I'm excited today to have Amanda Lowe as my guest. I was reaching out, trying to find an expert in yoga, and her name came up, so I was really excited that she agreed to be a guest on the podcast. I'm gonna let her introduce herself and give us a little background about what she does. My name is Amanda, like you just said, and I have been teaching yoga for about 10. My practice started about 24 years ago. I kinda came into yoga as a suggestion from a therapist. I was actually seeing just to kinda alleviate some stress I was dealing with to manage some anxiety symptoms. It was something that was really helpful and beneficial to my healing, and so my passion just kind of grew and as my children got a little older and time permitted, I ended up going into train. I've trained. under many formats, but I would say my passion kinda lies with trauma work, so that's typically what I tend to do. I would also say that I've got about, I think now about 2000 hours of teaching that I've accomplished over the 10 years. And yeah, it's just a passion. I would say. My other passions include traveling. I love to travel with my kiddos and garden and reading for. Well, we are soul sisters. Yeah, That's me too. I was just looking up like what seats do I need to buy? What new melons do I wanna try this year? Yeah. It's finally nice and spring like here in Nashville. And so I've already been planning my my garden for some time and counting down to June for some travel. Yeah. Great. Okay. Well we are going to talk about yoga today. I was starting to tell Amanda when we first were on like, my history with yoga, I'm like, ah, we'll just wait and talk about it at the podcast. So my first experience with yoga was when I had joined a gym when my, oh gosh, I think it was my second baby was like six weeks old. So it was, you know, it was rough, like bringing toddler. Or toddler and a baby into the gym, daycare. And I'm like, I'm gonna try a yoga class. And I go up there and I didn't sweat. And my cardio bunny brain was like, what is happening? And then they called me out because the baby needed something. And I was like, well, that was a colossal waste of time. And so I didn't step foot in another yoga studio. Years because I just did not understand. And granted this was like, you know, like a Gold's Gym, so probably not the highest quality yoga either. Amanda's making her face she's like, oh no. Yeah. So. I since have tried several different types. I can't ever remember how to say it, but Bikram, I think is how you say it. With the hot yoga, I did that for a little bit. I currently go to Hot Works and do their yoga, which is fairly short. And it's similar cuz it's the static poses. I don't know all the names, but I know that. I kind of have been this place where I'm like, I should do more yoga, but I also struggle with how to fit it in with the other exercise. And as opposed to back then when I just was like all into cardio, now I do more weightlifting and more of a well-rounded movement routine. And so we're gonna talk today about some of the benefits, why we would want to get yoga on our schedule and how we can incorporate it. So let's start with the benefit. Most of my listeners, I would say basically all are women. So why should women do yoga, specifically in our age range, you know, 35 to 55 kind of spot or even older? Like why should we even bother? Well, I would begin to say by start by saying that, I would say most people walk into a yoga studio and they have a little bit of a trauma story attached to your first yoga class. It's very complic like mine. I, I would first like to tell people that, you know, yoga can feel really intimidating when you walk into a studio. They're speaking a language maybe you don't understand. They're using words that you don't understand. The number one thing I hear people say is, I can't do yoga cause I'm not flexible. Oh yeah, that's me too. I didn't mention that, but yes. So most people in they already, or what do I do and tell, you know, myself a yoga therapists, not just. I'm not just teaching, I'm walking people through their bodies, whether that's attached to their stories, maybe their trauma stories. Also kinda where they're at now. You know, a lot of times these things will show up secondary and chronic conditions, right? Chronic inflammation, and so people are walking in, they. Have empowerment over their bodies, right? And they wanna feel empowered in their wellness journey. However, many don't give yoga a chance because it can feel really intimidating. And so I would say the first thing is you don't flexible do yoga. I like to tell people that's something you get. Maybe grow, it's considered a practice, right? No one, none of us really show up in any sport or any activity and pretend to know that we're an expert or that we can do this really, really well. And so just like any other exercise or sport or you know, anything that meditation of these things, it's a practice. So it might take a few, you know, times to get comfortable to answer your question, I would first say that for women, I'm in my forties, and I would say as you enter your forties, some of the biggest misnomers is that we have this idea that we need to show up to the gym and we need calories, and we get our heart rate blasting through what I've learned. Transition from my thirties, my forties, some of those out don't. Help my body anymore, right? Mm-hmm. I end up feeling like poop afterwards. I feel down. And then what happens is you tend to skip the next day. You'll fall off the bad you, you can't show or move up, you know, move your body for two or three days. And so what I've realized is that I had to myself, who's someone who, yes, I practice yoga. I also had to start incorporating different things. One of the biggest benefits for yoga is it's a complete body workout. So you're not just working out your body, you're working out your soul, you're working out your mind, you're resetting your mind and giving a chance to just breathe. I like to tell people from the benefits of yoga is it's really great for your endocrine system, which is huge for women. So a very simple way to regulate your stress hormone. So for people that are walking in out of daily life, right, especially coming outta what we've just gone to for three years with the pandemic, our bodies are so elevated with stress hormones. The other thing that's really beneficial for women is our adrenal. It really helps to reset the adrenals. And this is not just through the forms of meditating and breathing, but it's also to these poses where you're twisting and you're constricting your body. The other thing that's really important that I think a lot of people is it's practice for, and I just article recently that being able to balance on one leg for 10 seconds lengthens your life by up to a decade. That's crazy. And that sounds crazy, right? Ok. But if you think about as we age, most people end up getting hurt cause of balance, right? How many people do we know that might break a And so that balance actually one of easiest to improve. Yeah. I love those balance poses and I, I mean, every time I'm with my mom, I'm like, she's gonna fall over. She has zero balance, which, I mean, I've seen her to stand on one leg. There's no possible way. And I always thought it was like, cuz she doesn't have core drinks, but it can also just apparently just be a balance issue. That's not even a strength issue. Well, I mean, when you look at balance, you've got over 26 bones in your. So when you think about that, right, and it, and I like to tell people, if you're not using it, you're losing it. And so how often as we age do we just simply stand on one leg, right? we're not walking around just trying to stand on leg. And so if you can find yourself a studio and would those that maybe are older and have that fear of falling over, there's a lot of studios that now incorporate chair yoga, so you'll have a chair next to you for those that maybe don't feel like they have the confidence I've taught. Those classes with a lot of my older clients and their seventies or eighties, and if they've got the support of that chair, they're sitting in the in the chair to maybe do some of these more deeper stretches and twists. But also when they're doing those balance poses, they have a place to hold onto. Yeah. Okay. Let's, let's get into some of the different types of yoga, because this is where I get really overwhelmed when I have gone into yoga studios before. I'm like, I don't know what to try. I don't know where my skills, you know, would line up with these classes. And obviously they don't line up with any of them when I first started. But when we're thinking about some of those benefits, like what are the different types. and why would you choose one over another based on your needs? Does that make sense? Completely. I would first start by saying in the US there are over 40 different types of yogas. That can be really overwhelming to people. So when you think about yoga, if you can kind of visualize a tree, right? You have this core trunk of just traditional yoga, and then you have all these branches. And what happens is you have a lot of these yoga schools, yoga instructors, who will kind of make their own form. And so that I think is another level of like intimidation. It's hard to say, I'm gonna go to this studio. What form of yoga are they teaching? And so I like to keep it simple to people. I would probably invite people to maybe explore at the most, four or five. First is gonna be aa. And this is a very kinda just common field of class. It's very adaptable to all. I want you to kind of think of, there'll be a little bit of movement. There might be some balance postures. Typically there's maybe 10 or 15 minutes of stretching to kinda warm you up and then to injure practice. But I like to tell people this is kinda a really good practice for people who just are maybe getting new to yoga. Want to explore what it's like, get their heart rate up a little bit, get some work in their balance postures, get some flexibility. It's kinda. Serves everyone, so to speak. Another one would be a yin yoga. and yin and I would also kind of love them. Restorative, they're very similar, so they're going to be more of deep stretching. Not a lot of movement, not a lot of those un salutations. You see where people are kind of moving and really cohesive with their breath. I teach restorative quite often and and there are days we don't even stand up. During a class, you're gonna have the support of a lot of props, maybe some straps. And this is gonna include you sitting in a certain posture, and really what it means is just giving your body permission to maybe surrender in that posture for five or six minutes. Yin is a little more active in the sense that this is really good for people who. Do another type of exercise. So I have a lot of runners who do yen because it's deep stretch. It's gonna help recover those muscles. I have a lot of men who play golf that will come and do yen because they'll say, this is helping my golf swing better. You know? And what it is, is just giving you permission to kind of let those muscles recover if you're someone who is very active on the other days. The other one that I would suggest to people if you're just getting started, is a form called Ashton. It can also be anything that you see, like Hot six or Theum type. So this is structured more. You have the same flow, so you're gonna show up in a class and you're gonna know that you get the same class. It's be the exact same one the next day, even if it's a different teacher. Cause it's gonna be the same postures over and over. And so there's a bit of repetition why this is good for some that want maybe a little more challenge is it's a great place you can kinda gauge your growth. Right, because you have your own way. You know what's gonna happen the next day. You can start to, it can be really beneficial for those that maybe just need to almost kind zone out, you know, what your class is gonna be. And so it's can be really meditative in the sense that movement is predictable. Your body can just kinda take over. But it does tend to be a little more endurance wise, you're gonna have a little. Movement. Heart rate will probably get up a little bit. You can always go to a hot room that's gonna increase your heart rate. And so those are kinda my main ones I like to tell people. Mm-hmm. So I'm hearing if you're new, start with some vinyasa. Probably not the hot rooms just yet. If you're new, not yet. What can be really intimidating hot rooms is some of the hot rooms, if it's a traditional hot room, the heat can be really high, and then some of the hot rooms will actually lock you in the room because they don't want you to leave the room if you tend to get maybe dressed out or your body, so you start getting scared because you feel like you're out of breath. Because that transition from the really hot room into back into maybe the foyer or the waiting area, it can cause people to pass out and so can be some triggering there sense like someone who've hot yoga class wouldn't first try some other form for yoga. First. You said you are like for trauma. What type do you teach then if that was something someone would want to? Yeah, so trauma yoga is structured in a few different ways. There's not one format. Trauma yoga is less about what your practice looks like and more about trying to integrate yourself back into your body. We use this word agency when we work about trauma work and agency is. The feeling in your own body, that you have control, that you have power, and that you have choice. And I like to tell people when you experience trauma, and I would caveat like begin that by saying one of the biggest things I've noticed about women in their forties and their fifties, they in and they've got that second, or you know, their endocrine systems through the roof. They're trying to get their hormones under. And you know, they're also dealing with these traumas. And I say traumas because we tend to walk in and we say, I don't have any trauma in my life. And yes, you may have not had these really big chi traumas, but trauma can also show up as grief. Maybe they're going through a divorce, maybe they are losing a parent. Maybe they are empty nesters and they're grieving the loss of, you know, that normalcy to them. And that can show up as trauma in our bodies because these are situations that are creating disruption on our lives. They begin, we don't really have power over them. Right. And we don't get to choose necessarily what's happening. And so these women, they come in and they might be super disassociated with their. They might be in a state of hyper arousal where they're on edge, they can't sit still, they're nervous. And what trauma yoga looks like is, first I try to meet them where their body is. That means that they're in a state of hyper arousal. I'm not gonna make them just lay there for 10 minutes on a yoga map. We're gonna do some, get some of that nervous energy out, but then we can start to say, you know, how can we then bring a little bit of integration back into your body? How can you take this time in a yoga class to feel like you feel empowered over your body, that you feel like you have choice, and then maybe learn some, some ways to take it from there and then take it out outside of that yoga studio or mat. Mm-hmm. Awesome. Okay, so here's where my brain gets tripped up with yoga is I just did an episode with a trainer for women who prioritizes weightlifting, especially for the listeners of my podcast. Most of them are in a weight loss phase of their life. They are trying to do some fat. So we do emphasize weight training, strength training, resistance, however you wanna term it. And this is what I do as well, which is partly some of that strength for getting older, keeping our muscles, avoiding sarcopenia, all of those kinds of benefits. So I'm like, okay, how do I fit in yoga? How many days a week? Like someone like you, you're like, I do it every day. But for someone who's trying to start into it and like, okay, I see these benefits, but I don't have time to do two workouts a day or Right. Like how. I, I hate to say like what's the lowest, there's a term for it, but like the lowest dose, the lowest effective dose, I think is, is the term right? What's the lowest effective dose of yoga that could help us? If a person is still like, you know what? I'm a runner, but I wanna do yoga, or, I'm a weightlifter, but I want to start incorporating yoga. How can we incorporate it? Where would you see that? Say you're lifting three times a week, what would that look like to incorporate. I would once again preface it by saying that. Taking a yoga class, you're still getting some of those benefits, right? You're still gonna get the same. Some of the benefits of weightlifting, because you are lifting weight, you're using your own body weight, right? If you've ever done a chatter, you're gonna know that you're having some weight building. You are using your own body weight to do pushups. You're using your own body weight. To stand on one leg. And so I would say don't discount that yoga is not gonna still give you some of those benefits. The other thing I would say is that as I've aged some of my own personal fitness coach that I, you know, work with, refer to me that a lot of times when we get into our forties, These exercises that we did in our twenties and our thirties, they're really intense. And so what does that create? It creates a little bit of cortisol in your body, right? And so anytime we're introducing even cortisol, even through the form of, you know, Activities, exercise, we still need to reset that. And so part of that is maybe taking and kinda shifting your brain. And one thing I've started to do is that like I'm, I do lift weight, I lift weights maybe two or three days a week incorporating yoga could look like maybe it's just 10 minutes of stretching or slowing down your breath to maybe counteract what that cortisol might be doing in your body, right? So if you're a. And you're running three or four days a week, what would it look like to take 10 minutes after your run to lay on your mat? Maybe do a few simple twists, some stretches for your body, but then also really the, the most important thing is to give your si yourself five minutes of stillness and just recover your breath and bring your adrenals down through breath. Through a little bit of meditation, so that way you're getting the benefits of both your run, but you're also giving yourself permission to recover. And the number one question I get asked in yoga is, what is the hardest pose, Amanda? What is the hardest pose? You know, we can look on Instagram. Yeah. We see all these like, you know, bindy people and all these crazy things. And that's intimidating. Nobody that's not happening in the studio most of the time. I would say the number one hardest poster people. Is giving yourself five minutes of your, at the end of your class and not moving. I call it the ground effect, and I know people can't me, but it's literally people are laying and they're lifting heads up and looking around like, is it over hardest for is to just give us our five minutes of, of quiet being with your breath and letting your body just. You know, unpack and uncover a bit. Yeah, that is actually one of my favorite parts too, and hot works where I was saying that I do those shorter yoga classes, buts on a recorded loop, and so I always have to jump up before I get into that. I jump up and I turn the volume all the way down so they don't go, okay, it's over. Gather you things leave. I'm always like, please no one be coming in for the next class, because I do love that. Yeah. That time to just recenter and. So for those that don't know this, Sebastian is laying down, you're laying down on your back, typically with your hands open up to the sky. Yeah, you can. Um, I like, hands are open and a, and a posture to, but some people need their hands down cause it's grounding for them. And so it just, you know, kind of be curious. Sometimes people like one hand on their heart, one on their belly, so they can really connect with. Sometimes we have a harder time internally connecting with our bodies, but the beauty is we can take our kinda sensations externally, and so then you can feel your breath, you can feel your heartbeat, and those are connections to your body, right? It doesn't just have to be this deep mystery sometimes externally connecting, touching the fabric, touching your. We'll start that conversation back and give you that, those connection points back into your body. I would say. I hear how it works a lot and we actually have a studio and I have a client who was at the studio with us and I'm not, trust me, not knocking in anyway, but she loved the hot works cause those were that in and out. She could pick her time, she could go, she, you know, there's so many benefits to doing hot yoga. It's so good. It's really good for those at. I have Mt. Hfr, which is a dirty gene, if you've ever heard that word. And that's a great, great way for people like me to kinda up their way to the detox, more healthfully. But one of the biggest things she just came back to the studio is she said, I miss practicing with people. Yeah. And I think that is what's really important is I would stress more than anything, is for people to find a place where they feel comfortable, where you can make some connections. Because anytime you have a community, you are gonna be more consistent. Yeah, that is really true. I did have a friend, we were meeting pretty consistently in the same class, and then she broke a rib I was like, oh, no, Hopefully not in yoga now. No, she's just very adventurous and it was on one of her travel adventures, so I totally hear that. I. Definitely feel like I've had a better class when she's there. Yeah. So, and I would say a lot of people coming out the pandemic, they are just craving to be in a class. They miss people. And what you, even if you don't know anyone to start with, you start to, you start to become friends with the instructor, you start to, that builds confidence, right? Anytime. Can take a little ambiguity out of the situation. It, it's empowering. And so then you start to recognize faces, right? And you've got accountability there. And, and there's nothing better than trying a new posture with someone next to you and laughing because maybe you didn't get it right or celebrating because you've been trying something for months and you finally hit it, right? And so, That's what I see people really embrace with practicing at a studio is really being able to have that community to, you know, fall in love with something, a practice of yoga. Mm-hmm. Sorry, I'm gonna go back. I'm not sure we actually got to that sort of like, like lowest beneficial dose kind of thing, which I know sounds terrible. Like what's the least amount we could do? But I really am interested. Obviously more is better because Right, more meditation, more stretching, like all of that is better. I just am always like, for those that are on a time crunch, you know, we always say everyone has the same 24 hours in a day, but I just don't really believe that when it comes to. Moms that are working, and we just don't have the same availability. We have 24 hours, and so I'm, I'm conscious of people's ability to fit things in. Do you know what I mean? Completely. So I would start by saying, the definition of yoga is literally to link movement with breath. Ok. And so when you think about that, yoga could look like sitting on your bed when you first wake up, putting a hand on your heart, putting a hand on your belly, connecting to your breath for one or two minutes, and then maybe it's a simple twist. Maybe it's turning your gaze to the left, twisting to the right. Maybe it's reaching overhead. Crossing up towards the ceiling. That might be your yoga for the day. Mm-hmm. And so thinking of it, not so much as I have this requirement to say this is yoga, but the places that you can just maybe squeeze in, maybe for you yoga looks like a few breaths. Maybe for yoga for you one day is 30 minutes. Rolling out your mat and doing a little bit of vinyasa and building up a little bit of breath work and some movement. I tell people, Five minutes a day, right? If you're someone who's like, I, I wanna start doing this, start with five minutes a day. If, if you're a morning person. I have one client who she tells me I did my bed yoga. Under the cover yoga. That's what she calls it. And she literally, before she gets outta bed some postures, little happy baby, some soup, supine twist, and that's her yoga for the morning. Other days she's got more availability, she has more. For those that maybe have more of a consistent exercise routine, if you're a runner, maybe incorporating 10 minutes of stretching of movement after your run, or, what I typically encourage with my runners, my golfers, my tennis people, people who really have a schedule, is to try to maybe do 45 minutes once or twice a week to incorporate that recovery on the days they're not playing or running. Just because what you'll get the benefits. It's not just you'll get the benefits from the yoga. You actually are gonna see an improvement in those activities you're doing. I have a group of men I teach, and they love yoga because it helps their swing. That's what they see the benefits. They may not see the benefits, they may not be touching their toes, but they see maybe a little bit of benefit on their golf. Okay, so, and you did touch on that before. I think I'm one of those people that's like, give me a schedule. So what I'm hearing is if you can make it to the studio a couple times a week, that's great, but you can just do it every day on your own. Just a little here and there. And I say one of the biggest things I tell people, cause people can get really frustrated, and this might be skipping. Yeah, let's get into that. Okay. If you were doing it at home, invest in a good yoga mat. Okay. I would tell people not to go to Target and buy a 15 mat because some of the biggest frustrations I see, whether it is me doing a one-on-one client or having someone in my class at a studio is they show up and they have these mats that aren't really great and their hands are slipping. Their feet are slipping, and so I would say invest in the good. That's number one and they, they can be pricey. My favorite brand, and I won't do a plug if you're not comfortable with it. My favorite brand. What brand runs about hundred 50, but it lasts forever. It's something that, it's like a good pair of jeans, right? Good pair of jeans. Cuz you're probably gonna wear 'em a lot. And so I would say that, and then also find some maybe channels on YouTube. You know, there's so many on YouTube, but I know a lot of people love Adrenal Adrianna Yoga with yoga with Adrianna, I think is her name. I've got a few videos as well. Find someone who, a studio do it outdoors. Some people really find just laying their mat on the back porch as it can be really therapeutic. But those are kind of my find something where you feel like you can be consistent. And aside from a Matt, what other props would you need for just starting anything or what would you recommend for starting out? If they're really interest, I would say a block is very beneficial. Phone blocks, you can buy those. You can buy definitely at Target for $10 and that's just gonna help you. Allow those stretches. So if you're someone who maybe can't bring your hands all the way to the floor and a forward fold, a block is gonna bring that floor higher to you until you get maybe a little more flexibility. They can also be used for more restorative postures. You don't have to have a lot of props. You can always use a pillow from your own room, a blanket if you want. Some people like to use a strap. I have taught at some shelter. And so one way that I provide those props to the low cost is I'll go to Goodwill and buy a bunch of neckties and a neck tie. Makes a great. That's great cuz I think that was another thing when I got into the first studio that I really did try, I was like, what are these things? Do I need them? Like people have props, I don't I dunno what I'm doing. So yeah, the blocks are really helpful when you can't, especially because I do identify as one of those people that's not very flexible. So I do need the floor brat a little closer sometimes. Yeah. I tell my classes that actually props actually can make a PO post harder. So some people are like, oh, I don't wanna use the prop. It means, but you know what? I've used props. Um, the block, last week I taught a core class. So we use that cork block, which is a good five to seven pounds. We use that to lift up and use our core and really engage our core. So don't think of these props as. Stink. I'm not good at this, so I have to use all these props. No, they actually can make something harder. They can change a posture to win. Maybe you feel it differently or maybe you challenge yourself in a different way. And then if you're using props in restorative you in, that just means you have a very yummy class. And it's like I tell people's yoga nap, right? It's deep stretching. It's, it's finding a posture and laying there for five or six minutes. And I always tell people that it's, you know, when you think of that yen. You should be doing all forms of yoga. So if you're someone who's like, gimme the power, gimme that vinyasa, I need to burn 300 calories. Those people should also be doing restorative, right? Because the idea is that you're doing a whole body, you know, practice. It isn't just one. If you're someone who only does restorative, try to swing over and do a little vig. Yeah. One of the things that I tell my clients when we're talking about movement, I'm not a trainer myself, so I don't prescribe fitness workouts or fitness regimens for my clients, but they wanna know like, what should I do? And I always ask them, well, what do you like to do? And so, If you've never tried yoga, you don't know if you like it. Like you might have this like preconceived, well, I'm not flexible, or I, you know, want to have my heart rate up or whatever. But I would just say like also as far as getting started, like probably just need to try it. Give it a couple of classes and see if it's something that connects with you, because we've got to just find movements that we like to do. Those are the best. So if you don't like weightlifting, try yoga. I just think it's so important to move our bodies. That's why in in my program, as part of the Live Well pillar that we use movement, not as in an effort to create more fat loss, because that's not what movement is for. It's really all the benefits in your brain and. Like Amanda was saying, in the endocrine system, so many hormones and stress, all of that is happening through the way we're moving our bodies and just gaining so much love as well for seeing what our bodies can do. Getting into postures that you're like, I would have never thought I could do this, or just getting a little farther into one, like I'm getting just a. More flexible just a little bit and having a better game, whether that's tennis or pickleball for me, that's what I've been doing lately. That's my game. Yeah, so just finding something that you like to do, I think is the most important thing about movement. I, I would completely agree. And I think the other thing is, you know, finding a place that feels that you can grow community. If you, if you try a yoga studio and it feels intimidating and they're speaking in Sanskrit and there's all these Bindi people that may not be the studio for you, and not all studios look like that. The studio, I teach chat here in Franklin, Tennessee is, you know, most of the teachers do not teach in Sanscript. Cause that can be intimidating. I don't even know what that is. sok, the fancy yoga words, right? So ones of people maybe you hear in a very traditionally yoga studio. Like I said, I've been teaching for 10 years. I know all those names, but guess what? A lot of the people showing up in my class, they don't. And so I just wanna take one more layer of intimidation away from the yoga studio. And so for me, that's just how I choose. And I might throw in one or two, but as just way for them to learn those words if they want. But overall, you know, finding kind of a studio that is cohesive to what you want. Is super important, you know? And so if you go to one studio and it feels overwhelming and intimidating, a, you can either try another class, try a different teacher, or look for a different studio. And so not all studios are created equal, right? And. You know, there are some that are gonna teach maybe a hot 26 much better, and maybe another studio that's much more inclined to restorative. So the studio that I teach at here in Franklin, I would say the demographic is typically thirties, forties, fifties, and sixties women. And so you're not gonna go in there and you're not gonna be finding these people who are doing things that you see on Instagram. Okay. It's, it's, it's, we teach to who our demographic is and. Yes, we wanna challenge our, our students, but we also wanna empower them. And it's not empowering to go into something and feel like you're lost. So, okay. Here's my last question. I actually didn't wanna know the hardest. I was curious, what is your favorite pose? Oh gosh. I would say I've got a few. I'll give you, I'll give you two. I'll keep it simple. I love. A good restorative give me, uh, a chance to just lay down and not think, and not move and just be still. To me, that is, I don't get to do that very often. I would say for someone who. Is more adventurous For me, I love Half Moon, and so that's a balance pose. That's because I feel really empowered in it. It's a posture that feels empowering. I feel strong in it and it feels really good on my hips. So Nice. I would say my favorite is Eagle. I like being all twisted up and then the release, and that is one of the best. Poses for your endocrin system and your adrenal. Cause you're flushing, you're twisting. Mm-hmm. and then you release. And so you're giving your body that natural way of flushing itself out. Nice. All right. Well tell people where they can connect with you or learn more about what you do. Okay. So the best way I typically communicate with my people is on Instagram. And that is @wellnesswithalow and then my email is wellness with amanda gmail com and then are in, I teach free You guys have ever had a road trip to Franklin? Definitely come by and see us. We've got lots of great teachers there. We have a little trampoline class. We have some bar classes, so it's a great fusion studio. Awesome. Thank you so much. And we'll put those links in the show notes as well. Thanks so much for being here, Amanda. Yeah, thank you for having me. Thanks for tuning in today for our third and final installment on our movement series, we will definitely still be talking about movement and exercise again. So let me know what questions you have that didn't get covered. Also wanted to mention that registration for my group coaching program does open this Friday. So even if you haven't had a chance to get on the wait list, there is still room for you. If you were feeling on the fence about it, be sure to schedule a call with me so I can get your most burning question answered and get you on your way to losing your first five pounds. All those links are in the show notes. And if you're loving what you're hearing from me, don't forget to rate, review and share the show.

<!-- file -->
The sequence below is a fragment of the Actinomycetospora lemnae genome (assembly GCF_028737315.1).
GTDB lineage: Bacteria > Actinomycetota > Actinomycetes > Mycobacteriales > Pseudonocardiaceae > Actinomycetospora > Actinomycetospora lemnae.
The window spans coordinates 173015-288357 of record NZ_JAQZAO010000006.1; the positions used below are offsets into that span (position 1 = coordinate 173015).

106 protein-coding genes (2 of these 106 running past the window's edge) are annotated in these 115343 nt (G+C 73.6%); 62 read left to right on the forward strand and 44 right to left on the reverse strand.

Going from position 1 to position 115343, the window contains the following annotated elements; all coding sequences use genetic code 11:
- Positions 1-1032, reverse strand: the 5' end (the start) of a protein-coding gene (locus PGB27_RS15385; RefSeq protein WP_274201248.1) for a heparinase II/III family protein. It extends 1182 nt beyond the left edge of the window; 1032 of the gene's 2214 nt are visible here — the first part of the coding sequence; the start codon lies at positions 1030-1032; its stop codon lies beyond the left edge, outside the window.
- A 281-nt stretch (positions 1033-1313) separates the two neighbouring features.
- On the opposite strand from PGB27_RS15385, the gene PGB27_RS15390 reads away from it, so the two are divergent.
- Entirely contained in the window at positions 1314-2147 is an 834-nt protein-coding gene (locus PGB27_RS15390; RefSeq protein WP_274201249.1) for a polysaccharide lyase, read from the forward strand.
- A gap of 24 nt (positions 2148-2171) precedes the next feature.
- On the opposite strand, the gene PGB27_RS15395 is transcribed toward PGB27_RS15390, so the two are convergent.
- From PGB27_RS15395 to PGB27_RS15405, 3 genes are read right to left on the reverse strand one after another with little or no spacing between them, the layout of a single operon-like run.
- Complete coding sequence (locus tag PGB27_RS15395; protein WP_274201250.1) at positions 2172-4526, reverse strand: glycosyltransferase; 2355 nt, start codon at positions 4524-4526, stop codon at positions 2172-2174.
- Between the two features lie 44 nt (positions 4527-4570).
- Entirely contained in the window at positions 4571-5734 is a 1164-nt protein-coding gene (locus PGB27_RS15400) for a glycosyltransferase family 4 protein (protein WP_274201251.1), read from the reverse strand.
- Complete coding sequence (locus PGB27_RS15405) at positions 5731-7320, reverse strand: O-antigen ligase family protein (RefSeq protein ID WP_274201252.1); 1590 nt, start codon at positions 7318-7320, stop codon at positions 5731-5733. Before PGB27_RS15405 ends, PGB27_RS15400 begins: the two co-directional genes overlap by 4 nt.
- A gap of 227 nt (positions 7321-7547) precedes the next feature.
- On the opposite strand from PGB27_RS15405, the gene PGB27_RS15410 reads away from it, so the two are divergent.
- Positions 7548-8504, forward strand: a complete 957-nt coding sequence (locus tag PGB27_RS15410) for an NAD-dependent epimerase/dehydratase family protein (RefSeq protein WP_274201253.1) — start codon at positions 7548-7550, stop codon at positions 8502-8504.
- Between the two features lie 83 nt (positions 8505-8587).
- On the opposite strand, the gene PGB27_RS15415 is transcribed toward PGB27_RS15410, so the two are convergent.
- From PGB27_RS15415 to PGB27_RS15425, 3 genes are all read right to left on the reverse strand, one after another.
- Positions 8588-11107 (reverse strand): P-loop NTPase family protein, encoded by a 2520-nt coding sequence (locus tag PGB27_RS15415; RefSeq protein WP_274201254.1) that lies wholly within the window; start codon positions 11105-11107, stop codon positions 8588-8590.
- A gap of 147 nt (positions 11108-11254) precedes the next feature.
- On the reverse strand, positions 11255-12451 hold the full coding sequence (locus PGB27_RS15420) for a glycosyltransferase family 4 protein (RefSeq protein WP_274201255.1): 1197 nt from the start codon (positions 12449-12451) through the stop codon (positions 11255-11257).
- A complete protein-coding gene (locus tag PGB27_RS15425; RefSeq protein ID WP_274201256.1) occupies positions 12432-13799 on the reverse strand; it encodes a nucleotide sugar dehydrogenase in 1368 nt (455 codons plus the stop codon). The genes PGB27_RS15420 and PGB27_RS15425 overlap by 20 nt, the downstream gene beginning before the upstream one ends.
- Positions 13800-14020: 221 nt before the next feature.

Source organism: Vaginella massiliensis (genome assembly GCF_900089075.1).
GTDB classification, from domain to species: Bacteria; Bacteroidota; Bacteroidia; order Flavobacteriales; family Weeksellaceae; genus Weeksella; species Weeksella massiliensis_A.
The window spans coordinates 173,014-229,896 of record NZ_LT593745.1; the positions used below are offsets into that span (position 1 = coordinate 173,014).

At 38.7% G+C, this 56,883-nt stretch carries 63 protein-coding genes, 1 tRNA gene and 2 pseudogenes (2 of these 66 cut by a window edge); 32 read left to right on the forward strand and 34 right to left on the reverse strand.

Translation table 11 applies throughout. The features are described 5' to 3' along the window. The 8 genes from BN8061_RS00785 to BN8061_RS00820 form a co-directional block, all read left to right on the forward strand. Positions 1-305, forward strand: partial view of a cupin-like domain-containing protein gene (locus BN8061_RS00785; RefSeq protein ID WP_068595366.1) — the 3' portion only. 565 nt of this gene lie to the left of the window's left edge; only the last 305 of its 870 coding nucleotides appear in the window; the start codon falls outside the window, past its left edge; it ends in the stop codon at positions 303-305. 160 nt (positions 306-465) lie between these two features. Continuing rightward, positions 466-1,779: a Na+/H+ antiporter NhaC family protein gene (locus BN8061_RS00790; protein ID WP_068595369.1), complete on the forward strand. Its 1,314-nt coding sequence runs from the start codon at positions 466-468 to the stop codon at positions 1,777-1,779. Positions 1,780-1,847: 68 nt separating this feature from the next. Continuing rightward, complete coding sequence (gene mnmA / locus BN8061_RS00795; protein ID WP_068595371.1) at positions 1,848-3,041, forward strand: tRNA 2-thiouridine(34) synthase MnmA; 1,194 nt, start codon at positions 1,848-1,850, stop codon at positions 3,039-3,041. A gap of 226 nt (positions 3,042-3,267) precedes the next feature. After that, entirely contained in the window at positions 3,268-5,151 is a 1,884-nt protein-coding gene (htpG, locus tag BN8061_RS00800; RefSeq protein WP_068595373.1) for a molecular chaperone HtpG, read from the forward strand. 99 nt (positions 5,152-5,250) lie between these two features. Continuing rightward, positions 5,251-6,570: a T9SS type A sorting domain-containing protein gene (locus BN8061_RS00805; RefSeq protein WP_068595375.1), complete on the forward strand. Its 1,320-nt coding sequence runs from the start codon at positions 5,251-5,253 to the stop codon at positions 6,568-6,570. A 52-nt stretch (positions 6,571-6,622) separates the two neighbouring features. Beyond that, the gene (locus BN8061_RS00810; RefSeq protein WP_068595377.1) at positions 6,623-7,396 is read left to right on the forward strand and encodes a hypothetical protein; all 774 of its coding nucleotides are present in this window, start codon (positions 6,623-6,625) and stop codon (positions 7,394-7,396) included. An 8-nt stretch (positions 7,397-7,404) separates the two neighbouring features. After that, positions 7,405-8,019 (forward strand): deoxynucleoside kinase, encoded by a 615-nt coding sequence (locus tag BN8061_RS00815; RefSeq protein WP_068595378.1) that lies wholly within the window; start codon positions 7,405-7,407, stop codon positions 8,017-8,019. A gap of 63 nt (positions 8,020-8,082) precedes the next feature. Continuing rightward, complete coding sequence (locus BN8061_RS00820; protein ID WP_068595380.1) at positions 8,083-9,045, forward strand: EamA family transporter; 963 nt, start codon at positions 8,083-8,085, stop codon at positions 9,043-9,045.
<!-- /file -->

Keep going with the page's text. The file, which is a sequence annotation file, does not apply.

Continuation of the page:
Amanda  LowProfile Photo

Amanda Low

Yoga Instructor/Trauma body work specialist

Amanda has been practicing yoga for over 20 years and teaching for over 10. Trained in Vinyasa, Hatha and Trauma-sensitive yoga, her passion is bring people back home to their bodies. Her schedule include teaching classes, private groups and individuals who desire to grow their practice, navigate their trauma story or reap the many benefits from yoga. Outside the studio, her passion is traveling and exploring different cultures with her two teenage boys.